• A breeding herd of about 15 elephants feeding at Shirley’s Crossing
  • Four buffalo bulls feeding on Parallel Road
  • Another breeding herd of about 20 elephants feeding on New Kid Road

 

Friday, 03 October 2014

(23ºC)

  • Kurula, the female leopard, feeding on an impala kill on Little Gowrie driveway
  • Thandi, the female leopard, resting close to the den on Mabonzo shortcut
  • A breeding herd of about 20 elephants feeding on Safari driveway
  • Salayexe, the female leopard, moving east from Serengeti Pan
  • Two elephant bulls feeding at Treehouse Pan
  • Bahuti, the male leopard, eating a piece of hippo skin close to Nyala Crossing
  • Another breeding herd of about 15 elephants feeding close to Chitwa Dam

 

Saturday, 04 October 2014

(23ºC)

  • A breeding herd of about 200 buffaloes moving south from Pungwe Pan
  • Six buffalo bulls feeding on Black Mane Road
  • Bahuti, the young male leopard, drinking water at Annett’s Dam
  • A breeding herd of about 20 elephants feeding on Pump track

 

Buffalo bulls - Jonathan Vogel

Buffalo bulls – Jonathan Vogel

Sunday, 05 October 2014

(25ºC)

  • Nsele, the female leopard and her 2 cubs feeding on an impala kill close to Picanini Utah Pan
  • Six buffalo bulls feeding on the northern firebreak of Picanini Utah
  • Bahuti, the young male leopard, resting on Annett’s Driveway
  • A breeding herd of about 300-400 buffaloes drinking water at Annett’s Dam
  • Lamula, the male leopard, feeding on an impala kill on our Southern boundary
  • Thirty buffalo bulls feeding close to Solar Panel Pan

 

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Rangers Report September 2014

At last spring has arrived and all the trees are getting beautiful and colourful flowers and new, green leaves. This month really felt like we were in heaven with the incredible and mind blowing sightings that we experienced. It was really like a beautiful puzzle, each piece just fitting perfectly together. This month a lot of the migrating birds like Yellow billed kites, Steppe eagles, Wahlberg’s eagles, Purple rollers and many more came back for the summer. We were very fortunate with the wildlife, as we had great cheetah sightings once again. The mother cheetah that we see regularly has two sub adult cubs with her. As the cubs get bigger, mum has to hunt more to feed them all. They should be close to 18 months now and it will not be long before she kicks them out to fend for themselves. We also had very nice hyena sightings around the lodge and at night we went to sleep with the distinctive call of the hyena, accompanying us into dreamland. The weather has definitely taken on the feel of summer. Our average temperature for this month was 32°C and we are now just waiting patiently for the first drop of summer rains.

Salayexe drinking water by Morné Fouché

Salayexe drinking water by Morné Fouché

Leopards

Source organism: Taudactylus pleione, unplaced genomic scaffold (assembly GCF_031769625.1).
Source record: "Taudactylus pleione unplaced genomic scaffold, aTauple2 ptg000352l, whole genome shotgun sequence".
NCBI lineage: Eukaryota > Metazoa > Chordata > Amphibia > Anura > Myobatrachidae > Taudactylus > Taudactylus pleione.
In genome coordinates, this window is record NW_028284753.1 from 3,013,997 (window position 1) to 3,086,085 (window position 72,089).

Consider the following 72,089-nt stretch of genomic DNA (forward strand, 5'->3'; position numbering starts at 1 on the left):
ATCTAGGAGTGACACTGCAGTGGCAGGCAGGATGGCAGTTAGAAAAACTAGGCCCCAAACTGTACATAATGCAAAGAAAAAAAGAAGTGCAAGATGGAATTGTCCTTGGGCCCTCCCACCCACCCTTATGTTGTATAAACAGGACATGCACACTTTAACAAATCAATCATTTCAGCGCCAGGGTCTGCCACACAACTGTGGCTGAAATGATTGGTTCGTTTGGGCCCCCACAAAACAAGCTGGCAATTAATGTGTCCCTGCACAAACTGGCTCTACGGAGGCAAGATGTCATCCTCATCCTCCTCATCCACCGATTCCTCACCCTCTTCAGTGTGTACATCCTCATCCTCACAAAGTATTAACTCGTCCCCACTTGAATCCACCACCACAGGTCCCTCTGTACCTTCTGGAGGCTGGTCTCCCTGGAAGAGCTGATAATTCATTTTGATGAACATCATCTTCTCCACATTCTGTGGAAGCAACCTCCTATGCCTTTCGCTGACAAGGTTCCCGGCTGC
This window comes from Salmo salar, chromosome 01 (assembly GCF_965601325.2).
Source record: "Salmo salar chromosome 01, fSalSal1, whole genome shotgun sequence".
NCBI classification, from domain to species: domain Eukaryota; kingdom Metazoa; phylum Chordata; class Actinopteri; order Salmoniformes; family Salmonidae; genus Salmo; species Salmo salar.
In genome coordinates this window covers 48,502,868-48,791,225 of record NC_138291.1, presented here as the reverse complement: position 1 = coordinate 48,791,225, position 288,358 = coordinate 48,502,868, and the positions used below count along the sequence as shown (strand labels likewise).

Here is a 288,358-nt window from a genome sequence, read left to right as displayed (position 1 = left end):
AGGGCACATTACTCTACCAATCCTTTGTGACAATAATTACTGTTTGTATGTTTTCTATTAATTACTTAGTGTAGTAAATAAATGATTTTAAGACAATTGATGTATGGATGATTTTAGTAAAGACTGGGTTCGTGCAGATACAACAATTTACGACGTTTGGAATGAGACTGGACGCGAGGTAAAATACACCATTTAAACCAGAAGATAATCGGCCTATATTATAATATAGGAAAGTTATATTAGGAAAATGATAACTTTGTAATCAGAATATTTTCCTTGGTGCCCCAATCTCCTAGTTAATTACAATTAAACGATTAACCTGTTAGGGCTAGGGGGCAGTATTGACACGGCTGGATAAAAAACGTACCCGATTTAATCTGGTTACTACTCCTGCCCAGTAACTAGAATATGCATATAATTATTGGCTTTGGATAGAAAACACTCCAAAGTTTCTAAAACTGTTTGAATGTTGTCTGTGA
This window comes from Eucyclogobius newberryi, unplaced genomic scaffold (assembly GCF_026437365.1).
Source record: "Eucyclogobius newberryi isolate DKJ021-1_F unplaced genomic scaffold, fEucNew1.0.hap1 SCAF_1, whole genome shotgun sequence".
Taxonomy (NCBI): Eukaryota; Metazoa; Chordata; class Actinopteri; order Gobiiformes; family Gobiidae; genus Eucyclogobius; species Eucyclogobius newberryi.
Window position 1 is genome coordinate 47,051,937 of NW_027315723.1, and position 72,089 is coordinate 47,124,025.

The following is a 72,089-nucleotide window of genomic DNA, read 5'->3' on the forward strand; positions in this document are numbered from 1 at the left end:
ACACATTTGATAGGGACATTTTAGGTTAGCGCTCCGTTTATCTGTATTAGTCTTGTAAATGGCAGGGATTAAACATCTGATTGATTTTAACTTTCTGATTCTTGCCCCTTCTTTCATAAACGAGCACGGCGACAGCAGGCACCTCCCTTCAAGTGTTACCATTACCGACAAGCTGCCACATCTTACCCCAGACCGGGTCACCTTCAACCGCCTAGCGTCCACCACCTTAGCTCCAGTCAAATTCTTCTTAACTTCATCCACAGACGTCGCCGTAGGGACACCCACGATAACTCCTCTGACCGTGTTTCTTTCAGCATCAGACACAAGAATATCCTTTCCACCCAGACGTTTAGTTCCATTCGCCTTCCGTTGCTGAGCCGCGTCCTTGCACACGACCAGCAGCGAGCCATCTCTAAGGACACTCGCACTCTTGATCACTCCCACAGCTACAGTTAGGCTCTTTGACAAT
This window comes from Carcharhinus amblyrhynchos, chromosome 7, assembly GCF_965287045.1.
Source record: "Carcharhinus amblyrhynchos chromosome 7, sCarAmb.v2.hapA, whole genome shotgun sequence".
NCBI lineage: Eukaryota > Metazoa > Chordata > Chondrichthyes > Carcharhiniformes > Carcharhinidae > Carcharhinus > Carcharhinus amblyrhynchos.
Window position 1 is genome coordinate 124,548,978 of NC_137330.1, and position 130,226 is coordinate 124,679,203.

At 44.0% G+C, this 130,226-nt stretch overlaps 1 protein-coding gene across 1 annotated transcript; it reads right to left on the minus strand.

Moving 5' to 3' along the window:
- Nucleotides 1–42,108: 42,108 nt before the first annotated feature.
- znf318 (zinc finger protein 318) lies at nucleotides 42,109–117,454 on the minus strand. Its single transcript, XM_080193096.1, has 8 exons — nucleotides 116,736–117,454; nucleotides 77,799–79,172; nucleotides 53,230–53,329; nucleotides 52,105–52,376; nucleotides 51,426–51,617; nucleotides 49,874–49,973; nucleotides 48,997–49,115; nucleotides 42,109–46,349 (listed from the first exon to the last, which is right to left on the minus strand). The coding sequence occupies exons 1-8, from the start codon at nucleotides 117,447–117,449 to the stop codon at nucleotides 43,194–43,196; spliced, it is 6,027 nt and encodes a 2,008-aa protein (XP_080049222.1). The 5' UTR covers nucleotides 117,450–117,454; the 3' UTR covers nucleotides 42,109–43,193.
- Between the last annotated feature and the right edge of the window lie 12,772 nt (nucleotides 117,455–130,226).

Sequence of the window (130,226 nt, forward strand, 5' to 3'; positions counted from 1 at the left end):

We had a fantastic time with the different leopards and they had a few surprises in store for us as well. Salayexe is still looking great and she is expanding her territory further to the west and more to the south. To the west lies the territory of her daughter Nsele. To the south is her niece Moya’s territory. Both these young females know not to take on Salayexe at this stage, as she is still in her prime. Now that Salayexe is expanding her territory, it makes me wonder if she’s not maybe pregnant again. Let’s keep our fingers crossed that all will go well this time. We followed Salayexe one whole morning, as she was stalking a little steenbuck. It took her a long time to get into the right spot, where she had the wind in her favour. It all happened so fast and without warning, as she ran in with lightning speed. It was amazing to witness her skill in making a kill. Thandi gave us a pleasant surprise when she moved her cubs to a new den. It was really nice to see how she moves the cubs, by carrying them so gently in her mouth. She will move them again and again, until she feels satisfied that the cubs are safe. Thandi’s little cubs are so relaxed with us being around them, but we are still keeping it to a one vehicle sighting, as we do not want to put any unnecessary strain on the cubs. Kwatile and her cub were also out and about and they are really looking great. Kwatile’s cub is still very skittish, but we can see some improvement. It will take time, but I hope he will come around. Moya was seen a few times, but only for a day or so, before moving south again. She still comes in to mark the northern boundary of her territory, but she gets a lot of pressure from her aunt, Salayexe. Moya’s sub adult son is an epic little leopard and his hunting skills are remarkable, as he kills male impalas that are much bigger than him. When he makes a kill, it is not long before his father, Lamula, shows up and steels it from him. Although he loses a lot of his kills to hyenas or his father, it does not stop him from making another one. We saw him the one day with two grey duiker kills in one tree. Maybe he thought that dad could take one and then he would be able to keep the other one! He is not a very big leopard yet, but keep an eye on this little guy, as he is a legend in the making! Bahuti, the young male leopard, is growing up very fast and we saw him smelling branches and scent marking on them. Unfortunately the young male leopard can’t stay in the area and has to move on, as his father will push him out. Lamula is still as relaxed and laidback as always and every time we see him he has a huge belly, compliments of his son. We do see Anderson more and more in our area and around the lodge, which is good. At night he is much more relaxed than what he is during the day. I can still remember the time when he came into the area for the first time; he was not comfortable with the vehicles at all. Tingana is still looking good and there is still bad blood between Tingana and Anderson, both males are still not giving way. Tingana is also staying more around the lodge to try and keep the persistent Anderson at bay. At this stage only time will tell what will happen in the near future with these two heavyweights. Tingana is also pushing more south into Lamula’s territory and Lamula is also not backing off.